Muirfield is regarded as a pure test that has produced proven champions -- Nick Faldo twice, Jack Nicklaus, Lee Trevino, Gary Player.
One thing was abundantly clear Thursday: Muirfield is not Augusta National on steroids, nor is it ''Deathpage,'' the nickname given to Bethpage Black for being the longest U.S. Open course in history.
This Open could be just that -- wide open to players who hit it long or short, just as long as they keep it out of the waist-high weeds and get a few putts to fall.
Toms is a perfect example.
''The first two (majors) were not made for me at all,'' he said. ''Even though I've played well at Augusta, every year I've gone back there they've done something to the golf course to play away from my hands. The U.S. Open, when it got soft, definitely wasn't for me.
''But here, I can win on this golf course.''
Ditto for Price, the 45-year-old winner of three majors in the early '90s when golf was about more than just power. One of the best ball-strikers in the game, Price tied for eighth at Bethpage Black, nine strokes behind Woods.
Despite back-to-back bogeys early in his round, Price opened with a 68.
''I hit the ball better at Bethpage, I really did,'' he said. ''I won the B-flight there. I have no reservations that I can win here.''
Indeed, there was a variety of players hovering around the top after the first day -- the fortysomething crowd of Sandy Lyle (68), Steve Jones (68), and Price; short-knockers like Corey Pavin (69) and O'Meara; and youngsters like Rose and the 24-year-old Pettersson.
Rose played in the same group with Woods and was just as much a star attraction. He burst onto the British Open scene four years ago by holing a chip shot on the last hole at Royal Birkdale to finish in a tie for fourth.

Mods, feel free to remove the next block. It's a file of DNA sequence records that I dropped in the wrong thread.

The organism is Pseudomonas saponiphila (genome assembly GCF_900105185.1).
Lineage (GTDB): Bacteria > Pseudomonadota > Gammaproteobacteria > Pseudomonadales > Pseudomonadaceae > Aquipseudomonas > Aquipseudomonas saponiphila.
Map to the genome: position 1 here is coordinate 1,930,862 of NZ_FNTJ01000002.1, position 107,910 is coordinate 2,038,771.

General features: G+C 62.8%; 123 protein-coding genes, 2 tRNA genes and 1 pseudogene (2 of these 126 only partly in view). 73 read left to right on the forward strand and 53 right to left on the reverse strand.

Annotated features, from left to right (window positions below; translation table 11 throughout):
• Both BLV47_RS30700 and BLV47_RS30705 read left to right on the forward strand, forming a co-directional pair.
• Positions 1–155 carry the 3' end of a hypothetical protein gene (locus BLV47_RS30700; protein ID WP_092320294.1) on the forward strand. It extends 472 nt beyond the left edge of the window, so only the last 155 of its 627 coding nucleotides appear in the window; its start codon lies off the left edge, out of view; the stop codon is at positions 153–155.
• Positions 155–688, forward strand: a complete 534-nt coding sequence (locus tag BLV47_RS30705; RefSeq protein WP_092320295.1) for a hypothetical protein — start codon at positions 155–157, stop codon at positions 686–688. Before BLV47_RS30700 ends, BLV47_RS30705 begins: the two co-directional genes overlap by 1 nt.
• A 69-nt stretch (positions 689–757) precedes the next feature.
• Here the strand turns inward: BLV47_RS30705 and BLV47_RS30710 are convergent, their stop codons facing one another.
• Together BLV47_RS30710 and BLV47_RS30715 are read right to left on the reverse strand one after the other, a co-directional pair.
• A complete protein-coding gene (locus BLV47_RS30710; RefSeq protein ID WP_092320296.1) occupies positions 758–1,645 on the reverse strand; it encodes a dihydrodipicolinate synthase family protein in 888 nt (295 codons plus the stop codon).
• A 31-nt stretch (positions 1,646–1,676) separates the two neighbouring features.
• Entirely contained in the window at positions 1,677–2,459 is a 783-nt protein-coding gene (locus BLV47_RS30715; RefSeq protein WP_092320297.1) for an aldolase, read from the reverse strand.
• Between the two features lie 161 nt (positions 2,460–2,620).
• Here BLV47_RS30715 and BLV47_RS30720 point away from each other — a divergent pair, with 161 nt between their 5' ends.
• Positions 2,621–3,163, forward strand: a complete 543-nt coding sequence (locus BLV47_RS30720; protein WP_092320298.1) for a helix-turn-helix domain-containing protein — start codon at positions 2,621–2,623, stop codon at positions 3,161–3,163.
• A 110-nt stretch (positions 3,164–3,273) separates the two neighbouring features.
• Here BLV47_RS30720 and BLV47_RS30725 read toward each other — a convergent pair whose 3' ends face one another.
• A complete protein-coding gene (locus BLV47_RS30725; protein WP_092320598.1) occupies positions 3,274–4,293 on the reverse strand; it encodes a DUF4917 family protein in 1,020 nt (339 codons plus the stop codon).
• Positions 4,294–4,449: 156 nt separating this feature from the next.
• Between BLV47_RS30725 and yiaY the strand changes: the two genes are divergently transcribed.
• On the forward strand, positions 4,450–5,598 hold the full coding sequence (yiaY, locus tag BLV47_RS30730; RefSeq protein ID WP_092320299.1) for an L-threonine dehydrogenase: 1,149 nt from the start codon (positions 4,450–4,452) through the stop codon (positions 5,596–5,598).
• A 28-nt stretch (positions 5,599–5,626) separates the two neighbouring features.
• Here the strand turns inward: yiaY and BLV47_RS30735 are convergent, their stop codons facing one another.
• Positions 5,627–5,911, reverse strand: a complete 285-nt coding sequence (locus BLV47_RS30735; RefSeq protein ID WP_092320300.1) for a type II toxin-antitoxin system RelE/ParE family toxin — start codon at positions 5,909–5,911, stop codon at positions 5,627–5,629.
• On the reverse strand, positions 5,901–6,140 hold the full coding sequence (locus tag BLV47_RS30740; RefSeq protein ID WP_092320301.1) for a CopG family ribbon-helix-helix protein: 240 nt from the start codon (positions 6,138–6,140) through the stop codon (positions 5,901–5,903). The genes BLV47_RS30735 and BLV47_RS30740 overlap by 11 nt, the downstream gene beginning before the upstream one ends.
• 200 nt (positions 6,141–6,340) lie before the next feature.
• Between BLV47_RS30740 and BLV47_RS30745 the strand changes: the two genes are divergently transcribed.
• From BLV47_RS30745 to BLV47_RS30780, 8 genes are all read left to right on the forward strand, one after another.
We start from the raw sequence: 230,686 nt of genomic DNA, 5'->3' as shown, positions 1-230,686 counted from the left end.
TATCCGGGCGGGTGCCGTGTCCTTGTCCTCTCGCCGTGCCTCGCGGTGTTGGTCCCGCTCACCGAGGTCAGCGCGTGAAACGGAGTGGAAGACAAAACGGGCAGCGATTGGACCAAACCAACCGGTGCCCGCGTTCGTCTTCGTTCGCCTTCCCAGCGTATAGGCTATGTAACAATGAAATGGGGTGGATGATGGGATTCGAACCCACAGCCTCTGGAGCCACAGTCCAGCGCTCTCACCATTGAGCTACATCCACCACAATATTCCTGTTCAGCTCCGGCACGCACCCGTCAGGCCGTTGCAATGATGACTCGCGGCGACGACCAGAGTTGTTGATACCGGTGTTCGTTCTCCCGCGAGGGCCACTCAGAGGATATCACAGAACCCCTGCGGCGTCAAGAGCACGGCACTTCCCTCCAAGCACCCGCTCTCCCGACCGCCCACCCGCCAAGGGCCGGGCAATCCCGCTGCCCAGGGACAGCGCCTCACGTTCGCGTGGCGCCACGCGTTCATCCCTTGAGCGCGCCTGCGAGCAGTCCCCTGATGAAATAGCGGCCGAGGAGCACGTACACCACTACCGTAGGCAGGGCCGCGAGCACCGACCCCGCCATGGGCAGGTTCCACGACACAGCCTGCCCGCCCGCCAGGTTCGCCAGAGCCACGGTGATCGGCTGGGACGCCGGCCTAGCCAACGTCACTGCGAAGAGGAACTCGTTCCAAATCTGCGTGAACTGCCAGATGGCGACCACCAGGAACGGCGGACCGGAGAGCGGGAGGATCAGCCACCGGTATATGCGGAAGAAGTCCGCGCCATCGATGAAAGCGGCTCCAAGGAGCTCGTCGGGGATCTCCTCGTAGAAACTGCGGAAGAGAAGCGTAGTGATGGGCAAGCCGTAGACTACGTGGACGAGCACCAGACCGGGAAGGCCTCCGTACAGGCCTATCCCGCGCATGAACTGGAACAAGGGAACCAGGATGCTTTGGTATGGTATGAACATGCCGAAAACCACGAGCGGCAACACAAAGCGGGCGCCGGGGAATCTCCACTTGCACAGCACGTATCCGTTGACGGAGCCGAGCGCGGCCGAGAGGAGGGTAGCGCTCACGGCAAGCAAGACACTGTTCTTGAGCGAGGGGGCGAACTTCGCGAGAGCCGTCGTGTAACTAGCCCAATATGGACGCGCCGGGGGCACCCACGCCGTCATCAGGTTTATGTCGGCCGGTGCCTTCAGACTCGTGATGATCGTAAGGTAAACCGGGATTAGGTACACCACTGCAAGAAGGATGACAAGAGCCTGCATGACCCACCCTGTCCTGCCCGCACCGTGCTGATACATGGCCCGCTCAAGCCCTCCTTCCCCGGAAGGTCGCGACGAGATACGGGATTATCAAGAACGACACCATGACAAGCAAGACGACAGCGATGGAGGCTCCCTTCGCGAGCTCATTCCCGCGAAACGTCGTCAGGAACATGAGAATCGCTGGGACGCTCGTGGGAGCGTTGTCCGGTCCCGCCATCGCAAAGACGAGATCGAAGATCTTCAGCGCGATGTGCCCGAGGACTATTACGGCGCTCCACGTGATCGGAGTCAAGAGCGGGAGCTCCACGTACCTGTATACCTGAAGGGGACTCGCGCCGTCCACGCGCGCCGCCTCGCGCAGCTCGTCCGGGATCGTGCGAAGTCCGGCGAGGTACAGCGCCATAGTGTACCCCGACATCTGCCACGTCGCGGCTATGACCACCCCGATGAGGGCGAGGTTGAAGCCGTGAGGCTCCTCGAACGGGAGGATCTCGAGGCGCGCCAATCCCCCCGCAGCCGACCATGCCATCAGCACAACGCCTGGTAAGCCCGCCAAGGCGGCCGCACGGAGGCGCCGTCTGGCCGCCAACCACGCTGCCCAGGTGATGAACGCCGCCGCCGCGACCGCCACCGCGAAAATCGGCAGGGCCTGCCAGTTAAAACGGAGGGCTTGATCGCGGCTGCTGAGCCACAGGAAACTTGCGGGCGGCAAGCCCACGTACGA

Rose, who missed his first 21 cuts as a pro, already has won four times this season and more than held his own against the No. 1 player in the world.
''He couldn't wait to get out there,'' Thomas Bjorn said after matching Rose at 68. ''Not a lot of guys would be like that if they're going out in the British Open, being English, and playing with Tiger Woods. They would be scared.
''He went out there and took it, and played lovely golf.''
The knock on everyone else was that they were intimidated by Woods, and worried more about him than playing the golf course. Woods won the Masters and the U.S. Open by three strokes when no one made a serious run at him on the back nine.
That wasn't the case in the opening round at Muirfield.
Then again, it's early.
Toms went off in the afternoon, and he killed time Thursday morning watching television coverage -- mostly of Woods.
''He didn't make a putt all day,'' Toms said. ''He still shot under par. He's somebody you have to contend with, obviously. He probably thinks that in the conditions like today, it's as bad as he'll play. He'll be there in the end.''
The different at this major championship is Woods might not have the stage to himself.